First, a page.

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Amid Wildfire Risk, More Colorado Counties to Adopt Fire Bans

Severe drought hitting much of Colorado’s mountains is prompting many local officials to consider implementing fire bans; a move that follows similar restrictions already in place along the tinder dry Front Range. 

At a meeting later this morning, Summit County Commissioner Dan Gibbs says his county will consider an ordinance implementing rare “Stage 1” fire restrictions; essentially a ban on any fires on unincorporated county land.

"It’s just been extremely dry up here in the high country," Gibbs said from his office in Frisco. "We’ve had a little precipitation recently but it really doesn’t cut it."

Summit County is of particular risk for so-called catastrophic wildfires - blazes that destroy life and property - because almost half of all of the pine trees in the county are dead due to drought and the bark beetle epidemic.

Couple that with a record low snowpackand things are looking as bad - or worse - as they did this time in 2002, a significance not lost on Gibbs:  "When of course we had the Hayman Fire that burned over 138,000 acres, so we are anxious and definitely worried up in the high country, it’s a difficult situation right now."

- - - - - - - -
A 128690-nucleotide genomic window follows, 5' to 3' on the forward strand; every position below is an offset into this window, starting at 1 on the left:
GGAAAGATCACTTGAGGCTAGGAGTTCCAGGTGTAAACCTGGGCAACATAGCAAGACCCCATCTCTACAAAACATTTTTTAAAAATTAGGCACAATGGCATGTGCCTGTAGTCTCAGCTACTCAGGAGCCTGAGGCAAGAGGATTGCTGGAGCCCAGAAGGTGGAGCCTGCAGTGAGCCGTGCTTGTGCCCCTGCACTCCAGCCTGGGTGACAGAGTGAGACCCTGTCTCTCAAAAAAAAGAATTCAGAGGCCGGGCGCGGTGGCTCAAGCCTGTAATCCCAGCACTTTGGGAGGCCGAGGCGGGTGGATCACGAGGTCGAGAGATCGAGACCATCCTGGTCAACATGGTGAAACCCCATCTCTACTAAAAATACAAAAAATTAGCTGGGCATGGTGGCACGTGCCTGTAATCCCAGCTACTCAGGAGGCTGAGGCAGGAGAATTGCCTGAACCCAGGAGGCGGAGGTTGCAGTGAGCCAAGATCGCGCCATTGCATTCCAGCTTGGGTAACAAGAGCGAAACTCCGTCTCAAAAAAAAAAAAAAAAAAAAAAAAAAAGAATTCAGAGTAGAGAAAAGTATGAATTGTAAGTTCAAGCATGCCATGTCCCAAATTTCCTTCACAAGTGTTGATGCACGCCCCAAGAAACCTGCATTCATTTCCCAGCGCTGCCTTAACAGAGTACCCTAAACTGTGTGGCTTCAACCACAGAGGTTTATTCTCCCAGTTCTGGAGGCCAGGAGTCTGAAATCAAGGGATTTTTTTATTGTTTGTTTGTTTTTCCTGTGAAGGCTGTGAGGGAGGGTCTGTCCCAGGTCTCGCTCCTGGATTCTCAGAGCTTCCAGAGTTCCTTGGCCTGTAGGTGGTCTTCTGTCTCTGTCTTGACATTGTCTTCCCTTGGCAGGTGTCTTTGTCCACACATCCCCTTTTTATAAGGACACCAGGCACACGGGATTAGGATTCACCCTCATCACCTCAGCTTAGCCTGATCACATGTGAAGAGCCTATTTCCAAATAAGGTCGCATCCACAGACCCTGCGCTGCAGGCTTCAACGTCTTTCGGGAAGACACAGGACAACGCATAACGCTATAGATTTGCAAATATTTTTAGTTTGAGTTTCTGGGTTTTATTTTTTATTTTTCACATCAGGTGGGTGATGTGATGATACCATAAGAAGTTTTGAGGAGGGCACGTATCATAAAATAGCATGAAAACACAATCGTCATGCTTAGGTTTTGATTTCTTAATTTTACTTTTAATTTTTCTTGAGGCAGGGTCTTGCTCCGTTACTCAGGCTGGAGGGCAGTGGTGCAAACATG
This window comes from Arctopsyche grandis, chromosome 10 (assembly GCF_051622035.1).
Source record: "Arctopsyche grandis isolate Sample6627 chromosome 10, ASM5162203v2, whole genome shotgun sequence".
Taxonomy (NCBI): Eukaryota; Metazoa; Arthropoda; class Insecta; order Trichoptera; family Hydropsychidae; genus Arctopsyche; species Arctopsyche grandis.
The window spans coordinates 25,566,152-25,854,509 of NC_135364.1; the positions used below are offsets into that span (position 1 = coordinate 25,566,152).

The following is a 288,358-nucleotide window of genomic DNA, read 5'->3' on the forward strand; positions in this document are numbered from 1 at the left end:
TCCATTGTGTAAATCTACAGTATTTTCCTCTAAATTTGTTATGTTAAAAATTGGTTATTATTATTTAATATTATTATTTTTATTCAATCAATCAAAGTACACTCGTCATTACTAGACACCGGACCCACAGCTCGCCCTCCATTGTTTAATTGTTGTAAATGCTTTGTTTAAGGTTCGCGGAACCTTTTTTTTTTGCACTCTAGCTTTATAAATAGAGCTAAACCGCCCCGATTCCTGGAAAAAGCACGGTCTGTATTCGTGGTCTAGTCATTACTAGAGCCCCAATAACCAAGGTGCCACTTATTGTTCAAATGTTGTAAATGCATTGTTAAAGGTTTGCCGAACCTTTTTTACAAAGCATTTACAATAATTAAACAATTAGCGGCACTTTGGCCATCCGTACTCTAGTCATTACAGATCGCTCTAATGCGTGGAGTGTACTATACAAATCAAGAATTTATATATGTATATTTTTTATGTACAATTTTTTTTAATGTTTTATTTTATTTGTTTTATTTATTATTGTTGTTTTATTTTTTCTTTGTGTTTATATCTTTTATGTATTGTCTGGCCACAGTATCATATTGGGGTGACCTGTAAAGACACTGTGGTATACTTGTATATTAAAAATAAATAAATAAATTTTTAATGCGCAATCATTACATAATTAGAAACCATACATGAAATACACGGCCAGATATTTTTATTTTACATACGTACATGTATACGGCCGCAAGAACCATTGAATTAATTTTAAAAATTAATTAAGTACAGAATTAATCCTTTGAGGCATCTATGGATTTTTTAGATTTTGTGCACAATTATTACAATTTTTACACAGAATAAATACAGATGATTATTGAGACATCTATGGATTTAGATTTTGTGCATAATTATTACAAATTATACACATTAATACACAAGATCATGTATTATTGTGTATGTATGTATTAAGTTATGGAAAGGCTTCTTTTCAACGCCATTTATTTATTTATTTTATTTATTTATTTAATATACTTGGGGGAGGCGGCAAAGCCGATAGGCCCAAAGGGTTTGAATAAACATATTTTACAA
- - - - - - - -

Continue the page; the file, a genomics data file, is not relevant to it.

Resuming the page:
Tomorrow marks the ten year anniversary of the day the Hayman Fire ignited southwest of Denver. It was the largest recorded wildfire in Colorado history and second most destructive, next to the Four Mile Canyon fire in Boulder

Drought conditions this year are similar to 2002.  This year, however, the western slope and particularly northwest Colorado are experiencing some of the worst conditions, according to this map provided by the US Drought Monitor.

Kirk Siegler reports for NPR, based out of NPR West in California.
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